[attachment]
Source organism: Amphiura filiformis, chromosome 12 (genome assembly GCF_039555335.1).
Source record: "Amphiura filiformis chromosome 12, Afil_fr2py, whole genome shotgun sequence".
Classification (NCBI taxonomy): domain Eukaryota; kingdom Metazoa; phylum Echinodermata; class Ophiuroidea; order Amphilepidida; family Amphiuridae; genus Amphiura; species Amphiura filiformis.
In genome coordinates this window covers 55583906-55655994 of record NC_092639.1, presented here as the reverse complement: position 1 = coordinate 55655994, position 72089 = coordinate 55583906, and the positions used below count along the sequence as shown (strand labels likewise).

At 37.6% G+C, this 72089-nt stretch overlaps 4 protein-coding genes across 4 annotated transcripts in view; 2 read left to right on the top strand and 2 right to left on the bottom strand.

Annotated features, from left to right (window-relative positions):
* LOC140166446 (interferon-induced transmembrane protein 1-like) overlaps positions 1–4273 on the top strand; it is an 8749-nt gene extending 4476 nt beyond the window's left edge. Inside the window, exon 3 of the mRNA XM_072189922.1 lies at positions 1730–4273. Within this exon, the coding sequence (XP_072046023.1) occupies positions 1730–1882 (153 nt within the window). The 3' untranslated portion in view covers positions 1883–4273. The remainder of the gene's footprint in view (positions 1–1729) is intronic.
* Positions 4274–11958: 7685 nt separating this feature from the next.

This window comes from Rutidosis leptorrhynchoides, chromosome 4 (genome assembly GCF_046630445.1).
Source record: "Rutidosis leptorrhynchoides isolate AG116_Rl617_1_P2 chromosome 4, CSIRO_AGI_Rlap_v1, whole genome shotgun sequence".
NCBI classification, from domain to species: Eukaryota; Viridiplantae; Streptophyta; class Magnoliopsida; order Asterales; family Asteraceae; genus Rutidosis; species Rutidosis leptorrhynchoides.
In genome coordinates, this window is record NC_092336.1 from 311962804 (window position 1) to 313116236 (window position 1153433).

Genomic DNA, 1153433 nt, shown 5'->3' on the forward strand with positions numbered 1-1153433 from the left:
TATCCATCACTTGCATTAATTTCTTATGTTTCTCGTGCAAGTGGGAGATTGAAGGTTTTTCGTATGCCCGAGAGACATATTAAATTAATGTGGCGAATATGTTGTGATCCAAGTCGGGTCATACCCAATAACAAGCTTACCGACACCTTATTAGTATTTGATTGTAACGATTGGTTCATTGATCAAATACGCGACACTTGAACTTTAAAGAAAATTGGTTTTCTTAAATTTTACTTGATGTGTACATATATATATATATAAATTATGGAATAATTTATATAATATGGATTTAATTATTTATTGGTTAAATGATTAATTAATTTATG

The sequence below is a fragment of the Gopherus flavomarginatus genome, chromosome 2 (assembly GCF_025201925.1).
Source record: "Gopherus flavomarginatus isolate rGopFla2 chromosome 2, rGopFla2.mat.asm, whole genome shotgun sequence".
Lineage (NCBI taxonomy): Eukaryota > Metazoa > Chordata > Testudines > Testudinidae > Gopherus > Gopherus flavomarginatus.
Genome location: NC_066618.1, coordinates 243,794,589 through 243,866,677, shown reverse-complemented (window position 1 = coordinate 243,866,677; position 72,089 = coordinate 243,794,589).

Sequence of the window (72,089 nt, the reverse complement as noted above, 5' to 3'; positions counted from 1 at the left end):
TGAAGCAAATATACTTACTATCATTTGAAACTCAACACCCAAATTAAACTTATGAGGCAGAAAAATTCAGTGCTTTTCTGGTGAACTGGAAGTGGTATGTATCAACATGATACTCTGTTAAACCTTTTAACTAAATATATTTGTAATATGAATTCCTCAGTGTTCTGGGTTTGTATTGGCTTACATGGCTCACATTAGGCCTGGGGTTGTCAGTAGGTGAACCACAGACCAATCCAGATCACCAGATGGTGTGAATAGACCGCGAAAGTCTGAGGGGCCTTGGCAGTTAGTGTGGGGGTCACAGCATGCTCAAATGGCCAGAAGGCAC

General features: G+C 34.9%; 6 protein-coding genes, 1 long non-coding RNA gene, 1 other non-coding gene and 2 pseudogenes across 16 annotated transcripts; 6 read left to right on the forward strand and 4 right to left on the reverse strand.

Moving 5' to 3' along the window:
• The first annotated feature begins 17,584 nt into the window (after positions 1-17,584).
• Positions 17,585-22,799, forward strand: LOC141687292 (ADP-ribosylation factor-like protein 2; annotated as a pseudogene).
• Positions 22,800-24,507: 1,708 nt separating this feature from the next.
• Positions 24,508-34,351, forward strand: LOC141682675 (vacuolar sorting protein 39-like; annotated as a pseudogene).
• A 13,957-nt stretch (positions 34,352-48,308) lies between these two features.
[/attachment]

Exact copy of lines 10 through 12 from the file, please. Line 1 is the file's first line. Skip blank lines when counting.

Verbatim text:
Source record: "Rutidosis leptorrhynchoides isolate AG116_Rl617_1_P2 chromosome 4, CSIRO_AGI_Rlap_v1, whole genome shotgun sequence".
NCBI classification, from domain to species: Eukaryota; Viridiplantae; Streptophyta; class Magnoliopsida; order Asterales; family Asteraceae; genus Rutidosis; species Rutidosis leptorrhynchoides.
In genome coordinates, this window is record NC_092336.1 from 311962804 (window position 1) to 313116236 (window position 1153433).